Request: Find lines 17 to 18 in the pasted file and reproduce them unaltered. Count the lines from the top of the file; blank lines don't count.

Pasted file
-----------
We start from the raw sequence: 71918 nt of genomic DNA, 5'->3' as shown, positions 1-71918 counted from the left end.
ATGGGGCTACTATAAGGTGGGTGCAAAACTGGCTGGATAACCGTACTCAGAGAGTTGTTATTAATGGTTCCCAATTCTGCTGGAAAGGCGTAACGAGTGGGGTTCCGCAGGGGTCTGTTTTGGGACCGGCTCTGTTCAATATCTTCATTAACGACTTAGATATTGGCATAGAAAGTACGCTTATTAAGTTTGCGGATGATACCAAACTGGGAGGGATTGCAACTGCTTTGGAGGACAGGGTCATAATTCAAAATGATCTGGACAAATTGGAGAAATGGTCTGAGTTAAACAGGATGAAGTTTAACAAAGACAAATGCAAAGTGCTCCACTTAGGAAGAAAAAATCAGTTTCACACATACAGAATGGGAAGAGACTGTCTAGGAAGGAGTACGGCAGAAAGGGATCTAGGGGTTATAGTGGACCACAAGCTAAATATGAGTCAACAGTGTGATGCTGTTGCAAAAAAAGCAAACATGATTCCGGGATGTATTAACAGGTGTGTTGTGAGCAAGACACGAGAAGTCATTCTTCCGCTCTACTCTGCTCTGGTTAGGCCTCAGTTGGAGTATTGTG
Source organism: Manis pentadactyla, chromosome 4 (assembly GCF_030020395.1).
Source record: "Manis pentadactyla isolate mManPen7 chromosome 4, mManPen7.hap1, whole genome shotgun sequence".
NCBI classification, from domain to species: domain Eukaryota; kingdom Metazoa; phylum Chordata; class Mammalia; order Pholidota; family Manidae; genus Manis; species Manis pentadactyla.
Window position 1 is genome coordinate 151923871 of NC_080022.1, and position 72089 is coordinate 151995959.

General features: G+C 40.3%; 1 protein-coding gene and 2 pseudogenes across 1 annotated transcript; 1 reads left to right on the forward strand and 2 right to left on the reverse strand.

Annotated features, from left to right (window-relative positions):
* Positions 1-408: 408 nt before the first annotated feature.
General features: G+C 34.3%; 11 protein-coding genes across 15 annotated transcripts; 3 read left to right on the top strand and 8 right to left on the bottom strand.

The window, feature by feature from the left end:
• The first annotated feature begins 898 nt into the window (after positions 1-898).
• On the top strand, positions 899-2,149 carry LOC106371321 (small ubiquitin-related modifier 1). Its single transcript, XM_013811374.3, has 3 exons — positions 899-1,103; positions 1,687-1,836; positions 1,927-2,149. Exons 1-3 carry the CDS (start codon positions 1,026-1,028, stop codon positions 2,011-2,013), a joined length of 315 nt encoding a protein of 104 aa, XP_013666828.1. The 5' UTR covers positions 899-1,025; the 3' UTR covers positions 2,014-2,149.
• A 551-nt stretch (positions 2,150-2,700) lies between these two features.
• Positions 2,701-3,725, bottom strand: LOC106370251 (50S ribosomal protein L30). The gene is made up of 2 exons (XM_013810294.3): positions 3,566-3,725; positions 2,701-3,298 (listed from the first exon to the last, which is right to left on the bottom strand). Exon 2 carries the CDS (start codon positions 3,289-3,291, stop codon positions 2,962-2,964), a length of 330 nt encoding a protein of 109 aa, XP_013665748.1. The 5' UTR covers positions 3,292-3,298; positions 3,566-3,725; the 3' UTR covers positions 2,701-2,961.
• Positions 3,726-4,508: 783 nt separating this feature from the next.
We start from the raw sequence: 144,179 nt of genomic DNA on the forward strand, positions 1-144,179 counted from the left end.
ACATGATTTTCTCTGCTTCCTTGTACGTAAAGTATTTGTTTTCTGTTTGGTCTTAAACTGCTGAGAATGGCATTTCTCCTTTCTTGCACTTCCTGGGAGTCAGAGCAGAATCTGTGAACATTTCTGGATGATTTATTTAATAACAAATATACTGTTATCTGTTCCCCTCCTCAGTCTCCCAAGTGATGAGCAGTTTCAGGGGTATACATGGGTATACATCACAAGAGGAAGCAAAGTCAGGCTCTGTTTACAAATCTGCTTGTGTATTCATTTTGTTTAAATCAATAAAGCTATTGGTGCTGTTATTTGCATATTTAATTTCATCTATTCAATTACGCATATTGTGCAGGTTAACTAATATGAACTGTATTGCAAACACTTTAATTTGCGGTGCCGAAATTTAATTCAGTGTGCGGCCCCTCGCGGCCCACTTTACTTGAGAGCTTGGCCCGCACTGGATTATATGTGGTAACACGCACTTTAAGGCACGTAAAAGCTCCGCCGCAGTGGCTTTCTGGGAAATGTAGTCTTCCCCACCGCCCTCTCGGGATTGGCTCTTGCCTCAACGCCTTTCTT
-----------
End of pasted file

We start from the raw sequence: 144,179 nt of genomic DNA on the forward strand, positions 1-144,179 counted from the left end.
ACATGATTTTCTCTGCTTCCTTGTACGTAAAGTATTTGTTTTCTGTTTGGTCTTAAACTGCTGAGAATGGCATTTCTCCTTTCTTGCACTTCCTGGGAGTCAGAGCAGAATCTGTGAACATTTCTGGATGATTTATTTAATAACAAATATACTGTTATCTGTTCCCCTCCTCAGTCTCCCAAGTGATGAGCAGTTTCAGGGGTATACATGGGTATACATCACAAGAGGAAGCAAAGTCAGGCTCTGTTTACAAATCTGCTTGTGTATTCATTTTGTTTAAATCAATAAAGCTATTGGTGCTGTTATTTGCATATTTAATTTCATCTATTCAATTACGCATATTGTGCAGGTTAACTAATATGAACTGTATTGCAAACACTTTAATTTGCGGTGCCGAAATTTAATTCAGTGTGCGGCCCCTCGCGGCCCACTTTACTTGAGAGCTTGGCCCGCACTGGATTATATGTGGTAACACGCACTTTAAGGCACGTAAAAGCTCCGCCGCAGTGGCTTTCTGGGAAATGTAGTCTTCCCCACCGCCCTCTCGGGATTGGCTCTTGCCTCAACGCCTTTCTT